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Study finds pigeons love a flutter
Some gamblers like to forgo their winnings for the chance of a much bigger win - and it seems pigeons like to take the same risk.

Research by Thomas Zentall and Jessica Stagner from the University of Kentucky shows pigeons prefer an all-or-nothing outcome than the guarantee of a much smaller reward.

The researchers say this runs contrary to optimal foraging theory, which says animals evolve to make the most rational choices possible to guarantee their survival.

Instead, it seems pigeons behave more like human gamblers, risking everything for the small chance of a big return.

In the experiment, which appears today in Proceedings of the Royal Society B, eight pigeons were taught the outcomes of two different sequences if they pecked either a vertical or a horizontal line on a screen.

They learned that if they chose the vertical line, they had a 20% chance of a big food reward (10 pellets), or an 80% chance of no reward at all (0 pellets). If they chose the horizontal line, they had a guaranteed reward of three pellets - effectively a non-gambling option.

When the pigeons were then presented with the choice of pecking either vertical or horizontal lines, to the surprise of the researchers, most chose the vertical line despite the fact that it gave them less food overall.

Averaged over many trials, six of the eight pigeons made choices that gave them an average of two food pellets over an alternative three.

"This choice behaviour mimics human monetary gambling in which the infrequent occurrence of a stimulus signalling the winning event is overemphasised and the more frequent occurrence of a stimulus signalling the losing event is underemphasised," the researchers write.

In other words, we only remember our wins, not our losses.
Lifestyle consequence

Commenting on the research, Dr K-lynn Smith who is a behavioural biologist in the School of Biology at Macquarie University says the results are interesting because they contradict accepted theory.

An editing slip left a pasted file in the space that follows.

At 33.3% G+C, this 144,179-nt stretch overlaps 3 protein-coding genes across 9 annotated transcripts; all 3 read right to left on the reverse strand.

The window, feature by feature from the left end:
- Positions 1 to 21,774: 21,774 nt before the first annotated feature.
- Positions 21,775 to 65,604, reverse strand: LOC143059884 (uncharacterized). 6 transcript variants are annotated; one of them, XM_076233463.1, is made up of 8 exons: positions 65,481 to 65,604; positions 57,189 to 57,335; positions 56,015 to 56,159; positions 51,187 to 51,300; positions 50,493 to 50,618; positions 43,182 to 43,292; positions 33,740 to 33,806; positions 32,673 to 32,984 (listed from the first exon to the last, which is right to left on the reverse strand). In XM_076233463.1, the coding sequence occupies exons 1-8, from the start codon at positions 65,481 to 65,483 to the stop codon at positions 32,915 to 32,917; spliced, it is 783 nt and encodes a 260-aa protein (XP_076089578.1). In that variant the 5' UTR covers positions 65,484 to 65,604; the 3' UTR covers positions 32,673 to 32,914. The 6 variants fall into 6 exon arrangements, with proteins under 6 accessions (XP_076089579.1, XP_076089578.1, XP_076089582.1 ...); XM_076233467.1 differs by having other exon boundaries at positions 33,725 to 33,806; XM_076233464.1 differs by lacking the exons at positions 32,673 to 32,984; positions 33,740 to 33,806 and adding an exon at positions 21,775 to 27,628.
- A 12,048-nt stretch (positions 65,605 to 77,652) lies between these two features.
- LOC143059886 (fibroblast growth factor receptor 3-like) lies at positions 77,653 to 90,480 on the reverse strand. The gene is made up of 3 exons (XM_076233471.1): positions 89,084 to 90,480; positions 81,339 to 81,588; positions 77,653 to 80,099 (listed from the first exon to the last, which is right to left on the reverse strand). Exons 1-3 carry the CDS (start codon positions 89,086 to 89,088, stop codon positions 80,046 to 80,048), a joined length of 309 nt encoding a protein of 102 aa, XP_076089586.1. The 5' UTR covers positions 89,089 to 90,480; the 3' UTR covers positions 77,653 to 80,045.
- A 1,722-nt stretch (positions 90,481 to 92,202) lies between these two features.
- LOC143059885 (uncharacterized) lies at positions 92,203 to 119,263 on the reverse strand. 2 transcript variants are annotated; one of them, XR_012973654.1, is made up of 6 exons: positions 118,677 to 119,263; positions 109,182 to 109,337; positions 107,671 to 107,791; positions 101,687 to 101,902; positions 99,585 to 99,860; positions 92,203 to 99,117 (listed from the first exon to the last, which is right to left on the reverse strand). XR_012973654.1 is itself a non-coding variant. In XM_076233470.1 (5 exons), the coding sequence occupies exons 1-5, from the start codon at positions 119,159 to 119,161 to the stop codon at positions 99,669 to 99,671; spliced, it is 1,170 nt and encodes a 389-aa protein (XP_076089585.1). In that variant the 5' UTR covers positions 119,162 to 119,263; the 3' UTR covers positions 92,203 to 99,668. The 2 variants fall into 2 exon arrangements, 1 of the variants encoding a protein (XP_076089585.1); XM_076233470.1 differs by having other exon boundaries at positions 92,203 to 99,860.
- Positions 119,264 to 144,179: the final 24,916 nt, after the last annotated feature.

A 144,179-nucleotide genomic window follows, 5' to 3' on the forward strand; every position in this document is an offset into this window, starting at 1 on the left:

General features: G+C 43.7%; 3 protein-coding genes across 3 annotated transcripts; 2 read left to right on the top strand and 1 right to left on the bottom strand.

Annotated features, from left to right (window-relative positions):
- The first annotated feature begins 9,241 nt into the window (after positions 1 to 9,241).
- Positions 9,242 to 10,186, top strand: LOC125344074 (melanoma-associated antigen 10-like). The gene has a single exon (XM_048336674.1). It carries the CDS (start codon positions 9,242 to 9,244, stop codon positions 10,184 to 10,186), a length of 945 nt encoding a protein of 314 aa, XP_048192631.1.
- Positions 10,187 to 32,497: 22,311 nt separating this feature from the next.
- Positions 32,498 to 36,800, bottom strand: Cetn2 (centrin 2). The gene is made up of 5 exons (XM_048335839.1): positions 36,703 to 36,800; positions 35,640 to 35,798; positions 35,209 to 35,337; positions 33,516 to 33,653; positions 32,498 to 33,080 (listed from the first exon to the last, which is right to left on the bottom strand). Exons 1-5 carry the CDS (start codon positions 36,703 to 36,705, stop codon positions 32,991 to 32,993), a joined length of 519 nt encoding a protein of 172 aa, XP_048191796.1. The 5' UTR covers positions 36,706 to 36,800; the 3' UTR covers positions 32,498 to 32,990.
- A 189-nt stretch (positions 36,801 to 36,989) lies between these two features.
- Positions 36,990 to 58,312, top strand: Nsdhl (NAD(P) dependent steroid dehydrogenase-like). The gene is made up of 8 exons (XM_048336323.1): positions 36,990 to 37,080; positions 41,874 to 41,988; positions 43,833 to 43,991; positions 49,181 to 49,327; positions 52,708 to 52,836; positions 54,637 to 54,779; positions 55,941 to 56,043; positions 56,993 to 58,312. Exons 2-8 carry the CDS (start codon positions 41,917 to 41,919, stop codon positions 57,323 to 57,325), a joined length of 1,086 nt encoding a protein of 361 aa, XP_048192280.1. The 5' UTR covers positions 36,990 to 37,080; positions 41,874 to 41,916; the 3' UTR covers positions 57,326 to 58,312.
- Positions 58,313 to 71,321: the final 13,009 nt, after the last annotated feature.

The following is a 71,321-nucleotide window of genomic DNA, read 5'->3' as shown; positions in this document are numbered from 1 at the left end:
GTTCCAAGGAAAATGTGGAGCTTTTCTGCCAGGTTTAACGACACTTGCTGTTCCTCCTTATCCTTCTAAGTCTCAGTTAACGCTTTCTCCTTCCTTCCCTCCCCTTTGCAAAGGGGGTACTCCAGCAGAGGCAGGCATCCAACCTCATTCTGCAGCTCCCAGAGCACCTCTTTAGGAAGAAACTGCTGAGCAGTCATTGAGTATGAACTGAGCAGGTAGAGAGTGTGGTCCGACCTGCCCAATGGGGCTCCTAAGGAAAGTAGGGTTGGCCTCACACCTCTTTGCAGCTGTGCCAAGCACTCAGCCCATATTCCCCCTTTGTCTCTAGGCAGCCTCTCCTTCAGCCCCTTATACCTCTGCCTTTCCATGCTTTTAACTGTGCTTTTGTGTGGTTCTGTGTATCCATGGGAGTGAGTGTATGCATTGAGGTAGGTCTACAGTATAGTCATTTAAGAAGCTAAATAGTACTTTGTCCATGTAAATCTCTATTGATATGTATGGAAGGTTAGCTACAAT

"Animals are supposed to make rational decisions," says Smith. "An animal would normally think 'what's the easiest way to answer this question?' or 'what's the fastest way to get the food'? - that's why these results are so surprising.

"What we're seeing here is the concept of a jackpot - you have a very positive feeling when you suddenly get a huge amount of food and you remember that very well, whereas when you lose and you didn't get what you want, you discount that."

Smith believes the pigeon's behaviour may have something to do with their lifestyle.

"Pigeons spend their time looking for seeds or trees that are blooming. These are patchy food sources where there might be a big win if you hit the right patch," she says.

"So it could be that they are being driven to find the big rewards where there could be a huge amount that will pay off and feed you all at one time, rather than staying on a food source where there is very little [reward].

"It could also be that the pigeons in the experiment weren't that hungry. They knew they were always going to get back to their cage to get food. So it's possible that they didn't need this reward as much - it wasn't a life and death situation.

Either way, Smith says it raises some interesting questions.

"Perhaps it tells us the reward system in pigeons is more similar to humans than we think," she says.

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